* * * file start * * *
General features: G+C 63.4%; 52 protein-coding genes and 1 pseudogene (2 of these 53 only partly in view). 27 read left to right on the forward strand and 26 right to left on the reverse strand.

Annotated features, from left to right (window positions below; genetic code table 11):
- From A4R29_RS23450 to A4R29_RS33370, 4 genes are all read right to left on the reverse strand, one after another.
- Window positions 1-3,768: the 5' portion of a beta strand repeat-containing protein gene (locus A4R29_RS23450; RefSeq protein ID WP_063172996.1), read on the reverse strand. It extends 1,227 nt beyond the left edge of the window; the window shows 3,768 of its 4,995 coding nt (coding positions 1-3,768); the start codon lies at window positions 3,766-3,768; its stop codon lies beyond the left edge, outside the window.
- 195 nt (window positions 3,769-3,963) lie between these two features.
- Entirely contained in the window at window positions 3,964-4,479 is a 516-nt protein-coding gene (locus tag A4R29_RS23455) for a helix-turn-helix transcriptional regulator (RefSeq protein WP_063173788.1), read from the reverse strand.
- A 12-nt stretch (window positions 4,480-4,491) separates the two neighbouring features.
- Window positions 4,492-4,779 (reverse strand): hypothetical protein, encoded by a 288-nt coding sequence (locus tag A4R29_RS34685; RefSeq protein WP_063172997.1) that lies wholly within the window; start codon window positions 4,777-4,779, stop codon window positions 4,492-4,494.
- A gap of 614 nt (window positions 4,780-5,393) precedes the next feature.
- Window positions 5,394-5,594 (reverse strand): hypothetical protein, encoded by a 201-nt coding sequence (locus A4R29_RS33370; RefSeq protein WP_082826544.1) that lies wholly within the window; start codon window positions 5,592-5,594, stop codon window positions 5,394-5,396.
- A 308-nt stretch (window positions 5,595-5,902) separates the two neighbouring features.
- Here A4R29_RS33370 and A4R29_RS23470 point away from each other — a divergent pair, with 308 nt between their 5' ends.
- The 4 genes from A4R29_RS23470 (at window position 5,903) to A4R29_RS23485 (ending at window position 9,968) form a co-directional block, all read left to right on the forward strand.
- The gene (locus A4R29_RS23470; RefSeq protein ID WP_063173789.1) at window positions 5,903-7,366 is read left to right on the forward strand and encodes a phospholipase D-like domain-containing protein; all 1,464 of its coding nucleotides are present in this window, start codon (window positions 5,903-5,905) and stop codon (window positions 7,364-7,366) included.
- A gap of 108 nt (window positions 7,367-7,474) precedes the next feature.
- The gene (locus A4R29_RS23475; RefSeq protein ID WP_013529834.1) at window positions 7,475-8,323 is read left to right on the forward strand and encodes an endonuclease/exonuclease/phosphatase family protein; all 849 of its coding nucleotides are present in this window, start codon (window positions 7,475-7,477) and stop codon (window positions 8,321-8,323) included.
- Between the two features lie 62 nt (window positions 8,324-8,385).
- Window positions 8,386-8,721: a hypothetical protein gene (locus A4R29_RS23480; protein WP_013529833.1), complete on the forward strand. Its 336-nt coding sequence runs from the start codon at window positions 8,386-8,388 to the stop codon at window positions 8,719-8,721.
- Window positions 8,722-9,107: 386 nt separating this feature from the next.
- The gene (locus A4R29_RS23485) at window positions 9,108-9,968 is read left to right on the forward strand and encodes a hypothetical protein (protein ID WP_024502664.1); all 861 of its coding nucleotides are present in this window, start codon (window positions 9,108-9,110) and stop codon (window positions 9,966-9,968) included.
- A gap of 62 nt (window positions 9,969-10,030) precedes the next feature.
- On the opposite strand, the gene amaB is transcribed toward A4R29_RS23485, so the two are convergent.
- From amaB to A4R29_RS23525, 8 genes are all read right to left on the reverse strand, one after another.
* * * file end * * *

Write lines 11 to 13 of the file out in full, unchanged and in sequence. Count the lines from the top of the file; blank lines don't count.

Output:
- A 308-nt stretch (window positions 5,595-5,902) separates the two neighbouring features.
- Here A4R29_RS33370 and A4R29_RS23470 point away from each other — a divergent pair, with 308 nt between their 5' ends.
- The 4 genes from A4R29_RS23470 (at window position 5,903) to A4R29_RS23485 (ending at window position 9,968) form a co-directional block, all read left to right on the forward strand.